A 2006 investigation discovered that the Nagano delegation spent £3.2m on entertainment alone for IOC delegates, and, perhaps most amusingly of all, The Salt Lake committee doled out ‘immense amounts’ of Viagra to two delegates, according to Michael Joseph Gross writing in Vanity Fair.

Samaranch denied any knowledge of the corruption and implemented new ethical guidelines, though he personally remained under fire for questionable IOC appointments, including the Idi Amin’s former defence minister.

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London 2012

London has the luxury that its indiscretions will all appear minor relative to its predecessor, the Beijing Games, described by human rights groups as directly contradictory to the Olympics charter.

Many suggested that giving China the Olympics to an extent legitimised her continuing support of repressive and totalitarian regimes in North Korea, Zimbabwe and Sudan, and glossed over the ongoing dispute over Tibet.

A scandal over the age of China’s athletes and rumours of state-sponsored doping programmes continued during the Games. And it was even suggested that the recall of poisonous milk powder, which killed six children, was postponed until after the Games to avoid bad publicity.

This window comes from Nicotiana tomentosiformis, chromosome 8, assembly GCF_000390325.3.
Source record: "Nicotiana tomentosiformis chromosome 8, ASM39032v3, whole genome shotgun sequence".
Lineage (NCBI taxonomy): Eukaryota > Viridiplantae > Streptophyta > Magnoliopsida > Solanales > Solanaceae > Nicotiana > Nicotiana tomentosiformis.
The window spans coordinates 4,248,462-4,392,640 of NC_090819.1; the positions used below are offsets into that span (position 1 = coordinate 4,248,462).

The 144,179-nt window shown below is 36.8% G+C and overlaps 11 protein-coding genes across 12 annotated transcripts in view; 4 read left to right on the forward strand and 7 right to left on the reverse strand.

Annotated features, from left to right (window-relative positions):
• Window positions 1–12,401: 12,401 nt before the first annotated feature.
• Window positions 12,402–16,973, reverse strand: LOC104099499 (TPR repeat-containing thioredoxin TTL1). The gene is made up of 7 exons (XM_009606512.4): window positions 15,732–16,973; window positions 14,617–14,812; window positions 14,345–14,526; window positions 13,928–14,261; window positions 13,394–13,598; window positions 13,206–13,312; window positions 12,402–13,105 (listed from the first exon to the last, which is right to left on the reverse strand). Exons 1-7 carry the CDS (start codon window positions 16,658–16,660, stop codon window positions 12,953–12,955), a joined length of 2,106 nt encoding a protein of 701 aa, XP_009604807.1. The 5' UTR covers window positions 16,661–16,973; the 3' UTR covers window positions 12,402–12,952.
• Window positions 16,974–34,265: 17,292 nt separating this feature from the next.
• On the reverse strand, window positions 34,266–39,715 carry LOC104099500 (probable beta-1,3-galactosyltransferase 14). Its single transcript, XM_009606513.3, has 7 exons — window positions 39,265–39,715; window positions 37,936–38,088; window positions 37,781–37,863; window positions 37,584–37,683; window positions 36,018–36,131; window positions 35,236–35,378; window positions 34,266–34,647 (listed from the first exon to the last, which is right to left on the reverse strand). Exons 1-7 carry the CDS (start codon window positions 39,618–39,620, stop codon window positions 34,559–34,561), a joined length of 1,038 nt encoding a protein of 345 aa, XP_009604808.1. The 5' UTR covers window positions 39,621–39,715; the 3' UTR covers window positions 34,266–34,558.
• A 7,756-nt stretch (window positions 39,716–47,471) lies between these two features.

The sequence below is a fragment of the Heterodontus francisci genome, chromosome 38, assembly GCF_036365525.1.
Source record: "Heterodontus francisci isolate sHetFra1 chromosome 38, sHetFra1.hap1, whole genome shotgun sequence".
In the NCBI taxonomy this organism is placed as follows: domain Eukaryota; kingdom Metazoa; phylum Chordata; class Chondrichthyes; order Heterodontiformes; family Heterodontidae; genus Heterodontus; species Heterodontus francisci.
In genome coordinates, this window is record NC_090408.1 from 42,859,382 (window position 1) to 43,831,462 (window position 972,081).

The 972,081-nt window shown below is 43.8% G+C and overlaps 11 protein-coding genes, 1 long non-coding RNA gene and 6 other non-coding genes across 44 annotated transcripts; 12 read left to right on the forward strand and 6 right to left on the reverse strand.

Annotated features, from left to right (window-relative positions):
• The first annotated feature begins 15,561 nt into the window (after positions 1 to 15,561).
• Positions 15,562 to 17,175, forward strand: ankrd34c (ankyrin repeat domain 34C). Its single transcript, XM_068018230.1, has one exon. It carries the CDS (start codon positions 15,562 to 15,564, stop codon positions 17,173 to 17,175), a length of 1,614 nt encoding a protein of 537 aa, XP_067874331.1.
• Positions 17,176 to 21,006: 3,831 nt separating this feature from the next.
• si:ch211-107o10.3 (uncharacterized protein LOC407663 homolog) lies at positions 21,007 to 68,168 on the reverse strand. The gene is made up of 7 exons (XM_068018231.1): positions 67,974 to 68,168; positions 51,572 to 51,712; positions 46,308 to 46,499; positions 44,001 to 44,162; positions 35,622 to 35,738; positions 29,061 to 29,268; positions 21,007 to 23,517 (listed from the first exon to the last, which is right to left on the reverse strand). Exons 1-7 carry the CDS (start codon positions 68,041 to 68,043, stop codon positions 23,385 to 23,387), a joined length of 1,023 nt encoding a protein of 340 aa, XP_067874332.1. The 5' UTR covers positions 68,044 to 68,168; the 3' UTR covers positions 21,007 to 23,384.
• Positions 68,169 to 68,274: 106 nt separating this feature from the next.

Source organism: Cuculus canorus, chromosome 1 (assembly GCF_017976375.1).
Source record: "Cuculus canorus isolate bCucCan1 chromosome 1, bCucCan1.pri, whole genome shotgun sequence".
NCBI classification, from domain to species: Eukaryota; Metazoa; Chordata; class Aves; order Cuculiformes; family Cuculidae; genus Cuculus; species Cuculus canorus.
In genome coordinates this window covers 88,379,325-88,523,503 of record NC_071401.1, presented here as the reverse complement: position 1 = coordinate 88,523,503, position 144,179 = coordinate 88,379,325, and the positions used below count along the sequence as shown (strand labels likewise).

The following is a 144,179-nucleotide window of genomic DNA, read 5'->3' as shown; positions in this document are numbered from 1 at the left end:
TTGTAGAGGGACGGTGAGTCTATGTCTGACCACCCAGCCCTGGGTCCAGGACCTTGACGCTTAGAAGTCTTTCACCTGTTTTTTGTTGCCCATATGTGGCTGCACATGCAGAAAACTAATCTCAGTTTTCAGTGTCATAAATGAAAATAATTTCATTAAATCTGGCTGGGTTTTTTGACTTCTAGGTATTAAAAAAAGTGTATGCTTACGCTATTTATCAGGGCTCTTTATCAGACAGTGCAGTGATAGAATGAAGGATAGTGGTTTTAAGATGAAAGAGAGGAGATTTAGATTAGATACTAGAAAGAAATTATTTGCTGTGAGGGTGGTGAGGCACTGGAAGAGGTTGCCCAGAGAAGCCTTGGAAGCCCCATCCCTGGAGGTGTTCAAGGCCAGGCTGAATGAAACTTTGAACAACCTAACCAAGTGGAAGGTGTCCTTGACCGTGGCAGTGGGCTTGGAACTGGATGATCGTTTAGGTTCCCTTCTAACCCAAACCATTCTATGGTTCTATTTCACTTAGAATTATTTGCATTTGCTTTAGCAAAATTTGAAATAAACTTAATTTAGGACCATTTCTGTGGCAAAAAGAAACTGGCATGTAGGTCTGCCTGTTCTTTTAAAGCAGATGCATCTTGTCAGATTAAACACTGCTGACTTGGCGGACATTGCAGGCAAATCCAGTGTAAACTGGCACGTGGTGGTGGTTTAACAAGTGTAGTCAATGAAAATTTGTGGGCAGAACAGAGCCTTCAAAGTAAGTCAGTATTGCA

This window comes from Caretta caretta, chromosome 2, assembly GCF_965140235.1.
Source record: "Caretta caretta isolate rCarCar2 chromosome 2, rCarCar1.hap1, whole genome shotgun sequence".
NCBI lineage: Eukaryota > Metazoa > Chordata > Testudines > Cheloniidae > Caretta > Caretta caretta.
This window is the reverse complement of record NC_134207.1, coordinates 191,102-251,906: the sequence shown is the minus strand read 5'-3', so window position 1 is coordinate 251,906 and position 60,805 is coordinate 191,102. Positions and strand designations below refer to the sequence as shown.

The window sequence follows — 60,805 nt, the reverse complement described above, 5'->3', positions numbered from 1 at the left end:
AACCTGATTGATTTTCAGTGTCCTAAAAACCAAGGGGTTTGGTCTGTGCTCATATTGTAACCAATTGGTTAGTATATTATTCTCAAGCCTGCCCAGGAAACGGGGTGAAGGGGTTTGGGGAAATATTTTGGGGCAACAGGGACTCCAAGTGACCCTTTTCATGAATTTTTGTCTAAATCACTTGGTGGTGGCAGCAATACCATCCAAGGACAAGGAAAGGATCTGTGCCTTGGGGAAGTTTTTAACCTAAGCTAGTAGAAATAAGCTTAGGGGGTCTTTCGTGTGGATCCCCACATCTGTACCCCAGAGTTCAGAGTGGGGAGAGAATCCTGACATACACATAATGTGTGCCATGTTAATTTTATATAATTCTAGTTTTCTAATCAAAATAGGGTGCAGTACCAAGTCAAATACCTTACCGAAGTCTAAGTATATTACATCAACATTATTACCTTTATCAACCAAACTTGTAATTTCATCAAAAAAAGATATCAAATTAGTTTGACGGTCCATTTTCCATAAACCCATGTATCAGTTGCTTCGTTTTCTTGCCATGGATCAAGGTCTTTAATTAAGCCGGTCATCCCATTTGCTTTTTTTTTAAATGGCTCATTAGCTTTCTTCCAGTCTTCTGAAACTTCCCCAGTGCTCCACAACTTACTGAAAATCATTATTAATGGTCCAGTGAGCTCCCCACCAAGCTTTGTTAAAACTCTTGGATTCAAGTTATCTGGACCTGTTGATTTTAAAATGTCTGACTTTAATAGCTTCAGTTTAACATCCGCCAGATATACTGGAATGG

However, London 2012 has been dogged by problems from the outset. The initial budget of £4bn has ballooned to more than £13bn, the cost of tickets and the proportion going to corporate buyers has been an ever-present issue.

The list of sponsors reads like a who’s-who of unpopular multinationals. From peddlers of fatty kid’s snacks, McDonald’s and Cadbury’s to Dow Chemical, the company responsible for the Bhopal disaster, one of the worst (and least atoned for) industrial catastrophes ever.

The activist group Counter Olympics Network has called the Games a “showcase of class privilege, corporate power and security wonkery,” inteneded to be little more than a corporate “branding exercise” for its sponsors.

London 2012 was sold on its legacy, but how many corporate types will be in attendance for every east London kid – the people this Games was supposed to inspire? People’s Games? Or exploitative corporate jolly?

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Feeling secure? The £1bn operation

With the Olympic security budget rumoured to be coming in at just less than £1bn, who and what will be guarding the public’s safety during the Games?

Undoubtedly, the surface-to-air missiles have garnered the most public controversy, but the reality is they are merely a back-up.

Any errant jumbo jets must first outrun the Eurofighter Typhoon aircraft that will be continually patrolling the sky over the Home Counties for the entirety of the Games.

In addition to 13,000 private security guards and 12,500 extra police officers, 13,500 military personnel will be on security detail.

SAS teams will be permanently based around London in order to quickly nullify the threat of Mumbai-style attacks.

The Royal Navy’s largest ship, HMS Ocean, will be moored in Greenwich, providing logistical support for Thames marine units and a base for helicopter teams.

 

Photos: Getty